It's a difficult concept to hold and this is why so many of us rush to proclaim "Not all men" (so much so that this has its own acronym, "NAMALT" - Not All Men Are Like That).

Yet look at the dismissal of women over the centuries and it suddenly feels disingenuous to deny that an undercurrent of misogyny runs deep.

Most people aren't really aware that they are part of a pile-on. They think they are "just being funny" or that the target "needs to be told".

The thrill of the hunt releases adrenaline. The target is dehumanised and anyone who is perceived to be annoyingly successful is ripped apart.

Spiteful remarks are gleefully repeated and people think they are positively Wildean with their clever ripostes. It's hard to figure out whether it is getting worse.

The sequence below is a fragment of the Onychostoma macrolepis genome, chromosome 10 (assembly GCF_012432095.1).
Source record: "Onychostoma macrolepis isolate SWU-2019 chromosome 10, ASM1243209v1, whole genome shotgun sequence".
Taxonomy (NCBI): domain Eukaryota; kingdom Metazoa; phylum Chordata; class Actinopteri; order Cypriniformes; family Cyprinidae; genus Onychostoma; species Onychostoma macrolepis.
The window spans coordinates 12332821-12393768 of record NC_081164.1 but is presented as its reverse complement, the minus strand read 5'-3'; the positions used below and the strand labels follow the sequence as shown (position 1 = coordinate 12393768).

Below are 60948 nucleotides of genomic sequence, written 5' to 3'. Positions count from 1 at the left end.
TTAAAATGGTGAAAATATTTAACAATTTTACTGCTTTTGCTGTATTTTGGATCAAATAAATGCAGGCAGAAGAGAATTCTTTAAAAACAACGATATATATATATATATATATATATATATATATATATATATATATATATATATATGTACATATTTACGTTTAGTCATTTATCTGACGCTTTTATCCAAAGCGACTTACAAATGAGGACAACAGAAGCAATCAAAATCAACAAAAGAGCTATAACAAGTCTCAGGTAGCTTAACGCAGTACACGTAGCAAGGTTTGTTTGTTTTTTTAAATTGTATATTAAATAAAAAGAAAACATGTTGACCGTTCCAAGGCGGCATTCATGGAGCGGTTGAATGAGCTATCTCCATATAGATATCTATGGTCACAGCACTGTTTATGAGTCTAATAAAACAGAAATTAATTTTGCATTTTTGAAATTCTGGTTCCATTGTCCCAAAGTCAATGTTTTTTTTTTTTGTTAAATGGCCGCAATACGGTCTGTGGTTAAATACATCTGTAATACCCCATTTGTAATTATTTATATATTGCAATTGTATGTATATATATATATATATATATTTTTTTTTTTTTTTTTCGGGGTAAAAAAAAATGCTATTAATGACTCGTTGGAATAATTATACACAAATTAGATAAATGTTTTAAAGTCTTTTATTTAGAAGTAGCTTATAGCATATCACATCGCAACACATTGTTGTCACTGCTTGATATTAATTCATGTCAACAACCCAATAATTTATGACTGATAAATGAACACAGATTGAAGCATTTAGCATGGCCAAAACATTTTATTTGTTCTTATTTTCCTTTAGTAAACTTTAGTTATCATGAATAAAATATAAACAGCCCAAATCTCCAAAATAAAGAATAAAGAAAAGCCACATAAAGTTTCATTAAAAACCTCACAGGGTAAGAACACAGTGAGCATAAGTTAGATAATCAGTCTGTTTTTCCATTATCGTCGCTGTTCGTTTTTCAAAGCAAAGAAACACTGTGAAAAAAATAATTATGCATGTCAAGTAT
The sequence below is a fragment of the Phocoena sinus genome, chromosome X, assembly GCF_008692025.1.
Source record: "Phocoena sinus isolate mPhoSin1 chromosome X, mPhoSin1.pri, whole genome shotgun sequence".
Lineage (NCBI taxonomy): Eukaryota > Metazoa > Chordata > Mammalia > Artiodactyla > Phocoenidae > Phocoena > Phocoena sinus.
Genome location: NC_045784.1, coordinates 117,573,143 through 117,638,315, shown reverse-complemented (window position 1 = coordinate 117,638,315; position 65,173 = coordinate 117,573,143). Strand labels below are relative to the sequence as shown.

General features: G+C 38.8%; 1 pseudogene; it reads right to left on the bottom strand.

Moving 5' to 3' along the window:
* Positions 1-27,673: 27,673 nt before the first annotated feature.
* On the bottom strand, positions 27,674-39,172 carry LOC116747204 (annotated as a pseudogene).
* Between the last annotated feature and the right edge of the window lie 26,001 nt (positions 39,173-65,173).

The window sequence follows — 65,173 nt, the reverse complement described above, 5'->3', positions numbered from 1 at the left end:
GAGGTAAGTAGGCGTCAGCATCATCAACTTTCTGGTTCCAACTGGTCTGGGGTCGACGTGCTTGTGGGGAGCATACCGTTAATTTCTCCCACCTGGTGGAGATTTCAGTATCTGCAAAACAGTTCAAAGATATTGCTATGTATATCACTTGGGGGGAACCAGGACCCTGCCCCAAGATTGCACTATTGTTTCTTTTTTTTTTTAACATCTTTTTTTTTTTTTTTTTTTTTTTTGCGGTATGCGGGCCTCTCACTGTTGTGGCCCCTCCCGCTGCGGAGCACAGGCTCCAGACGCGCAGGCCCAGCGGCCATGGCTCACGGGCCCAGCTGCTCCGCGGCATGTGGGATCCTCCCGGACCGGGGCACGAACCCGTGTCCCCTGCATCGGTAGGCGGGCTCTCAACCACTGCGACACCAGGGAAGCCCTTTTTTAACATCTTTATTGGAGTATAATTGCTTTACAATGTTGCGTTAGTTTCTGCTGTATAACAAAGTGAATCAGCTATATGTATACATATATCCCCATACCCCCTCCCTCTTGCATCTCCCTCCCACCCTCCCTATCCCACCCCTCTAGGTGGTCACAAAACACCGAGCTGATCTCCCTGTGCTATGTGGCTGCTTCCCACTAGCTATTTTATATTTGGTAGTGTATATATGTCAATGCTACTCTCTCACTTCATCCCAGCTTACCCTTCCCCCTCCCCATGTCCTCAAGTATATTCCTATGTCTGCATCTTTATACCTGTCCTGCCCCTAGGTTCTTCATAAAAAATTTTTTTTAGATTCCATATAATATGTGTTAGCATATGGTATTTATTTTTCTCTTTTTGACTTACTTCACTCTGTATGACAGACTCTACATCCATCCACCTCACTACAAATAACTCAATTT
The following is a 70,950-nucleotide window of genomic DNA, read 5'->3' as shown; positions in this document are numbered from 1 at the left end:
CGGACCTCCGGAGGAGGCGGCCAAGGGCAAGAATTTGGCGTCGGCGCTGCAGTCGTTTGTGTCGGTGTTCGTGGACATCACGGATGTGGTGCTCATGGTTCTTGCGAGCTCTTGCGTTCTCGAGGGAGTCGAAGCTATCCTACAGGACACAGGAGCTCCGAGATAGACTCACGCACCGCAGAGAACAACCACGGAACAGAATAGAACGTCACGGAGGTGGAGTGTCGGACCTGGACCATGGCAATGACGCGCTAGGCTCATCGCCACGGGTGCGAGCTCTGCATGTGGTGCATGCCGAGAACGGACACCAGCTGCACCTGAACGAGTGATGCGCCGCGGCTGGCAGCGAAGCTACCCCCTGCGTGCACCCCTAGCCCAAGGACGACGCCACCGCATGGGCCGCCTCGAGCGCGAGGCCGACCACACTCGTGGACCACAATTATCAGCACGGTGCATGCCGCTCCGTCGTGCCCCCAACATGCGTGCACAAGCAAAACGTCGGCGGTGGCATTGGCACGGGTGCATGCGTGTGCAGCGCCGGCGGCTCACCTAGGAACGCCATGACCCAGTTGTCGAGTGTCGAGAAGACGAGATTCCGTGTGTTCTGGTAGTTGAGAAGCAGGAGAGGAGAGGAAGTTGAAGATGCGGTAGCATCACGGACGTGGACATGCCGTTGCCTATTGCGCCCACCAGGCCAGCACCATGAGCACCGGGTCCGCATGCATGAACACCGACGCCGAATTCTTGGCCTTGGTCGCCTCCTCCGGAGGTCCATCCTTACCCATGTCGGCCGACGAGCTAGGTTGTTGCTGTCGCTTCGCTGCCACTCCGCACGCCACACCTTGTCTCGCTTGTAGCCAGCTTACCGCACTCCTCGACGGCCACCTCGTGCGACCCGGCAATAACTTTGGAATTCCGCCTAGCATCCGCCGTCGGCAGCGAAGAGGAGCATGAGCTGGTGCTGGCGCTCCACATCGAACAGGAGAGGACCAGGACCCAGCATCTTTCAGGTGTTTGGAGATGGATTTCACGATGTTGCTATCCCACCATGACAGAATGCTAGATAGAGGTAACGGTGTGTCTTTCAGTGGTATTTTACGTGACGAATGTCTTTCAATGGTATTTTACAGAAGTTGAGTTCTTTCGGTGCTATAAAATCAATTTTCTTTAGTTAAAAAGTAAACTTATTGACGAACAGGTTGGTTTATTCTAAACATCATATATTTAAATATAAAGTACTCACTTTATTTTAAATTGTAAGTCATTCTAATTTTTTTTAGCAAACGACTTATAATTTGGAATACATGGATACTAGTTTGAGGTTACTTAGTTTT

Online abuse is certainly growing and online misogyny goes hand in hand with that. Some brave women manage to face it down, but it is depressing and it serves as a silencer as many women choose to shine less brightly as they know their success will create more negativity than they can handle.

A recent NUI Galway study found that online abuse of women in politics is on the rise. Tom Felle, head of journalism at the university, remarked that "social media has become a den of misogyny, a cesspit of trolls, where many female public representatives are abused and bullied regularly". It is notable that many women seem to enter politics but also leave politics.

The hours and the abuse both make it a difficult career for a woman.

JK Rowling has consistently lived a good and decent life, she is a philanthropist who founded a charity for vulnerable children; Ciara Kelly was a GP and is now a broadcaster who is transparent about her fair-minded views.

These women are not villains in life, but online platforms have allowed them to be portrayed as such.

We need to combat this; we need to educate people about unconscious misogyny and we also need to educate people about our shadow side. Because it isn't just 'other people' who do this; it's way too common for that."